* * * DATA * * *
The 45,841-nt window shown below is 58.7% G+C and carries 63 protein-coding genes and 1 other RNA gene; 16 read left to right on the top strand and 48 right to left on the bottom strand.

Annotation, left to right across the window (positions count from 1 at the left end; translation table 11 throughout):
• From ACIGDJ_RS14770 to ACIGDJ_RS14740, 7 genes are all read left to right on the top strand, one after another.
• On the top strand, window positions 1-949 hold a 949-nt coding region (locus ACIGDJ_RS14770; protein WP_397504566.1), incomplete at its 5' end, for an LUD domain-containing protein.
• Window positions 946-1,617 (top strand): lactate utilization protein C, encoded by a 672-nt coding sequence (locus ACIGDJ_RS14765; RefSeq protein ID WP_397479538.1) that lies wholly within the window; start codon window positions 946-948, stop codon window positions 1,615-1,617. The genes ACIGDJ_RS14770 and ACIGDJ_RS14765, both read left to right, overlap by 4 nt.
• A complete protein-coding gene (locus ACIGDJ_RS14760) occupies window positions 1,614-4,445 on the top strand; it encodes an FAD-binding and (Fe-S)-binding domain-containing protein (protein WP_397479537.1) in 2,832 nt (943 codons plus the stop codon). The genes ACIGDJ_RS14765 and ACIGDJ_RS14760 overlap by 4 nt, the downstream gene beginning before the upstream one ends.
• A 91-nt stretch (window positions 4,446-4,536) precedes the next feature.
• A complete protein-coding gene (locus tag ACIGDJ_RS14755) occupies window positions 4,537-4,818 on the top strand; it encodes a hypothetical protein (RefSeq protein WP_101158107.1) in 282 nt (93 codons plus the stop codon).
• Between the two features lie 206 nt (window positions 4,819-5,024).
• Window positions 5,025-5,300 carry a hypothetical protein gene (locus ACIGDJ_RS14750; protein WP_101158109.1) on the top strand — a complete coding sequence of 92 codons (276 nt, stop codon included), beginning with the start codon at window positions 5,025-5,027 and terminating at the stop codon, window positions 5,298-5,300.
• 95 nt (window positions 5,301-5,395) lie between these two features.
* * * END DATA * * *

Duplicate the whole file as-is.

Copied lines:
The 45,841-nt window shown below is 58.7% G+C and carries 63 protein-coding genes and 1 other RNA gene; 16 read left to right on the top strand and 48 right to left on the bottom strand.

Annotation, left to right across the window (positions count from 1 at the left end; translation table 11 throughout):
• From ACIGDJ_RS14770 to ACIGDJ_RS14740, 7 genes are all read left to right on the top strand, one after another.
• On the top strand, window positions 1-949 hold a 949-nt coding region (locus ACIGDJ_RS14770; protein WP_397504566.1), incomplete at its 5' end, for an LUD domain-containing protein.
• Window positions 946-1,617 (top strand): lactate utilization protein C, encoded by a 672-nt coding sequence (locus ACIGDJ_RS14765; RefSeq protein ID WP_397479538.1) that lies wholly within the window; start codon window positions 946-948, stop codon window positions 1,615-1,617. The genes ACIGDJ_RS14770 and ACIGDJ_RS14765, both read left to right, overlap by 4 nt.
• A complete protein-coding gene (locus ACIGDJ_RS14760) occupies window positions 1,614-4,445 on the top strand; it encodes an FAD-binding and (Fe-S)-binding domain-containing protein (protein WP_397479537.1) in 2,832 nt (943 codons plus the stop codon). The genes ACIGDJ_RS14765 and ACIGDJ_RS14760 overlap by 4 nt, the downstream gene beginning before the upstream one ends.
• A 91-nt stretch (window positions 4,446-4,536) precedes the next feature.
• A complete protein-coding gene (locus tag ACIGDJ_RS14755) occupies window positions 4,537-4,818 on the top strand; it encodes a hypothetical protein (RefSeq protein WP_101158107.1) in 282 nt (93 codons plus the stop codon).
• Between the two features lie 206 nt (window positions 4,819-5,024).
• Window positions 5,025-5,300 carry a hypothetical protein gene (locus ACIGDJ_RS14750; protein WP_101158109.1) on the top strand — a complete coding sequence of 92 codons (276 nt, stop codon included), beginning with the start codon at window positions 5,025-5,027 and terminating at the stop codon, window positions 5,298-5,300.
• 95 nt (window positions 5,301-5,395) lie between these two features.